I am new to the amazing world of electronics and am starting out small. I think...
Early 2010, the wife and I bought a house that was built in 1979. Now I started replacing light switches and encountered something that appears to me as a weird setup.
This is a simple schematic of what I managed to figure out so far:
I know this makes no sense at all. What I try to explain is that I have 5 switches that turn on the same light. Each switch has 3 wires, a red, black and blue wire. The light bulb has 2 wires and a ground wire.
I can't figure what kind of switches these are and I can't find the location where the yellow wire from the light bulb is connected to the hot wire.
Below is a picture I've taken from the switch. The mechanism works like this: When the button is pushed down, I measure zeroish resistance between the top-left and the bottom connection point. Once I release it though the resistance is infinite again. All the other connections always measure infinite resistance.
Any pointers on the type of switches or how this could all work is greatly appreciated! I want to learn how all this stuff works and I have a multimeter to measure current/resistance and a lot of other things I don't know much about.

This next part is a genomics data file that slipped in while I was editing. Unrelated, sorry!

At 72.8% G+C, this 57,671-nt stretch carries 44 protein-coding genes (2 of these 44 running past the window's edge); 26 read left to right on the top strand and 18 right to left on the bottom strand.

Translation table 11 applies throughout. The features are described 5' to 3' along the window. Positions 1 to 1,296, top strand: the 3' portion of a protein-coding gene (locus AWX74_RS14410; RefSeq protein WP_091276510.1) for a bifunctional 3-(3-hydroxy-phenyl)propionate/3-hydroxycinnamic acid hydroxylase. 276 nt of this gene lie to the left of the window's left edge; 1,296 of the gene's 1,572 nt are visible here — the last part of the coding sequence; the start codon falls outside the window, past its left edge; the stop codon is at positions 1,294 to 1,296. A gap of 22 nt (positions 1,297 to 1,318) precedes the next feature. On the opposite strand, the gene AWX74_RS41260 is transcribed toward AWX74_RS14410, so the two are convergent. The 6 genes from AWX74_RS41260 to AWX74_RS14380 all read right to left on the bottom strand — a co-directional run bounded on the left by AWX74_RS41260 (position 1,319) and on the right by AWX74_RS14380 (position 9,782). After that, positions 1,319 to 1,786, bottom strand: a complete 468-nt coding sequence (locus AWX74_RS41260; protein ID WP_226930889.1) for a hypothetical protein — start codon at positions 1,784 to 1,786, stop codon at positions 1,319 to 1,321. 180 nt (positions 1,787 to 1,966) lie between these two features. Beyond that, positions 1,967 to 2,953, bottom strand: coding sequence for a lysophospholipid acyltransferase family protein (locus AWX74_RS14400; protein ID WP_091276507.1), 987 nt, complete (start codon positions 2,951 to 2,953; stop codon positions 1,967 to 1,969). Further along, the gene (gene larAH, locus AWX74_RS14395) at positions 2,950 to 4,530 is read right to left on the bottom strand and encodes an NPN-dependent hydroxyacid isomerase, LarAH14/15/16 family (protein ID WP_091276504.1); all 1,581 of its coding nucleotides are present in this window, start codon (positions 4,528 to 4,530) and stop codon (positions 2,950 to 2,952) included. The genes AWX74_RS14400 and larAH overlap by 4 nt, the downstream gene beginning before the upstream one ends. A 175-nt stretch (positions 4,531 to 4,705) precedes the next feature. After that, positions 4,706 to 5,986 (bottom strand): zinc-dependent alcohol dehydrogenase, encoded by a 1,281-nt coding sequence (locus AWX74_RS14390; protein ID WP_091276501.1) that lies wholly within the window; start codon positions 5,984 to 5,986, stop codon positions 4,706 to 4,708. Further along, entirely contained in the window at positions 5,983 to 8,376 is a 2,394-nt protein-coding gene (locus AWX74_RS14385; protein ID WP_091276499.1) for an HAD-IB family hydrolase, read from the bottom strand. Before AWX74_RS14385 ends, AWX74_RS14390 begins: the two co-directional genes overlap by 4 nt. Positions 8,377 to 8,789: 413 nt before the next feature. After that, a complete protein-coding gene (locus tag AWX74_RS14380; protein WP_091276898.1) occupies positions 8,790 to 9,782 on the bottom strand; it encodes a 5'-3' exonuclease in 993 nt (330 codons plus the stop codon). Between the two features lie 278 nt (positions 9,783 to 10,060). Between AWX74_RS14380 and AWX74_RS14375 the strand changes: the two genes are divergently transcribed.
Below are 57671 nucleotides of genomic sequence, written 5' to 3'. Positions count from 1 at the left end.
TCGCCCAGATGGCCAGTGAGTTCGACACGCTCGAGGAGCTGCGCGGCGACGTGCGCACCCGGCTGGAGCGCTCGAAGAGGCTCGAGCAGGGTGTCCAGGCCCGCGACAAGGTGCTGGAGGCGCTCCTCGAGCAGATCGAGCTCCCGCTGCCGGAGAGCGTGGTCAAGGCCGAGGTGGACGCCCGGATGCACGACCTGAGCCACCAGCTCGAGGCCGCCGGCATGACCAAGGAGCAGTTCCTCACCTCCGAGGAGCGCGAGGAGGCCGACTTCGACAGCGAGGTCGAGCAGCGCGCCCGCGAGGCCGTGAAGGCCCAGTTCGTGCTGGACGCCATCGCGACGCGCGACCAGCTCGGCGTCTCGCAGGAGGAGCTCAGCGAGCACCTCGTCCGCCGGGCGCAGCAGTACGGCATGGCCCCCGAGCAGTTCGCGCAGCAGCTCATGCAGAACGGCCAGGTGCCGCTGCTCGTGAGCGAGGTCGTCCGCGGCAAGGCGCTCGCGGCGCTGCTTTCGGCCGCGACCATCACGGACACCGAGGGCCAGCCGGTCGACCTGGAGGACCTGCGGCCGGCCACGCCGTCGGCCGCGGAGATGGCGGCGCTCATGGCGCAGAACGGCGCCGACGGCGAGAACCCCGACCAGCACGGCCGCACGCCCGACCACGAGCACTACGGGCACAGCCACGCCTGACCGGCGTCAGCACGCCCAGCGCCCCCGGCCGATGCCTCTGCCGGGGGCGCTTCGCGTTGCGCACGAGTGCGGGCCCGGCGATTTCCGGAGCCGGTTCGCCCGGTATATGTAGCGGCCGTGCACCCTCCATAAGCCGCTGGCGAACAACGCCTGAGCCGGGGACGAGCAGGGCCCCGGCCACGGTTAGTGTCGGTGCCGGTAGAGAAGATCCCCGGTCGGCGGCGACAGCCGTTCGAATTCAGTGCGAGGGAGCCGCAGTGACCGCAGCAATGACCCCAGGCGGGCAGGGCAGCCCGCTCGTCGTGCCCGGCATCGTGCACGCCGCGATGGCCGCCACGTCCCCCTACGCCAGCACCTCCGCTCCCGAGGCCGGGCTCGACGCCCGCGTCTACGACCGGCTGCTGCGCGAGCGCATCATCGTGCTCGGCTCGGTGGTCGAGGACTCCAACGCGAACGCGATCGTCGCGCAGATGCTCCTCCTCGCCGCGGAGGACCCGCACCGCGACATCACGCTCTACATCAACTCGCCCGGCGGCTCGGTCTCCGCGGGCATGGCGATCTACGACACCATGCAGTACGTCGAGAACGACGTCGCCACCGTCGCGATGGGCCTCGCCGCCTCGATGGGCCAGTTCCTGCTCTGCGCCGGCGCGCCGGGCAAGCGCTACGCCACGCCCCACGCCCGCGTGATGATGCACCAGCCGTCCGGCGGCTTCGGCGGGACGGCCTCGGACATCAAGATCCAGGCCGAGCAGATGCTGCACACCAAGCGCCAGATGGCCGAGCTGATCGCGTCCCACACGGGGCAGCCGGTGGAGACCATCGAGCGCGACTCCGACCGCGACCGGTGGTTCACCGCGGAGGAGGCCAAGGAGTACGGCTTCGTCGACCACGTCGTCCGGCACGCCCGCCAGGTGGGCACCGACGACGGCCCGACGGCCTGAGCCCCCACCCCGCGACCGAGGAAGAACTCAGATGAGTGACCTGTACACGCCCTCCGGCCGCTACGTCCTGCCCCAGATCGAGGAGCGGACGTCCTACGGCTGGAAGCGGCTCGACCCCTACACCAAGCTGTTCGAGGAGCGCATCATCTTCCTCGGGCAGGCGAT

Maybe I shouldn't have drawn the schema as it adds to the confusion but the point is that I have 5 switches with each having 3 wires connected. A red one, a blue one, and a black one. From what I've measured:
- Between blue and red: 230V
- Between blue and black: 230V
- Between red and black: 0V (These short circuit if you would connect them)
The button on these switches is indeed sort-of like a pushbutton. You push it down and it comes back up automatically. From what I've measured is when pushed down there is no resistance but once it's back up (released), there is again infinite resistance.
What I would like to know is how could this be done? What sort of switch is this as I have no clue. A cross switch would need four wires and I only have three.